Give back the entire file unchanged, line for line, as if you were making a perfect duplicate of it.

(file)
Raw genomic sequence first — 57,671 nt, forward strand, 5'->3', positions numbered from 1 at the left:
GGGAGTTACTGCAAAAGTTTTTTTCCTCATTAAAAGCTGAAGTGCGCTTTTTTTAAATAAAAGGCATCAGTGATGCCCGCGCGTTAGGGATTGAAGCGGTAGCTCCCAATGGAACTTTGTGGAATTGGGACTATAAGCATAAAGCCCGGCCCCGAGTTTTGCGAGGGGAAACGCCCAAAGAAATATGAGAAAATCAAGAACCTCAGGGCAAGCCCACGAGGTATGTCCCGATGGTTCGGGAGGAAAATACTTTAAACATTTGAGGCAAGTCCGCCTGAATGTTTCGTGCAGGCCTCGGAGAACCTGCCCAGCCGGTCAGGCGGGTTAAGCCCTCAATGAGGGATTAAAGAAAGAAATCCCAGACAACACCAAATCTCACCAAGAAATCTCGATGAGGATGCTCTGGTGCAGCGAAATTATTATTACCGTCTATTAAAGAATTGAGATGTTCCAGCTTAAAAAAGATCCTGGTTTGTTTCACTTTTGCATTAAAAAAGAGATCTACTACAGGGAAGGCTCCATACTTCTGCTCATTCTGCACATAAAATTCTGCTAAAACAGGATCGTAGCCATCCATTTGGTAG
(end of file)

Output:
Raw genomic sequence first — 57,671 nt, forward strand, 5'->3', positions numbered from 1 at the left:
GGGAGTTACTGCAAAAGTTTTTTTCCTCATTAAAAGCTGAAGTGCGCTTTTTTTAAATAAAAGGCATCAGTGATGCCCGCGCGTTAGGGATTGAAGCGGTAGCTCCCAATGGAACTTTGTGGAATTGGGACTATAAGCATAAAGCCCGGCCCCGAGTTTTGCGAGGGGAAACGCCCAAAGAAATATGAGAAAATCAAGAACCTCAGGGCAAGCCCACGAGGTATGTCCCGATGGTTCGGGAGGAAAATACTTTAAACATTTGAGGCAAGTCCGCCTGAATGTTTCGTGCAGGCCTCGGAGAACCTGCCCAGCCGGTCAGGCGGGTTAAGCCCTCAATGAGGGATTAAAGAAAGAAATCCCAGACAACACCAAATCTCACCAAGAAATCTCGATGAGGATGCTCTGGTGCAGCGAAATTATTATTACCGTCTATTAAAGAATTGAGATGTTCCAGCTTAAAAAAGATCCTGGTTTGTTTCACTTTTGCATTAAAAAAGAGATCTACTACAGGGAAGGCTCCATACTTCTGCTCATTCTGCACATAAAATTCTGCTAAAACAGGATCGTAGCCATCCATTTGGTAG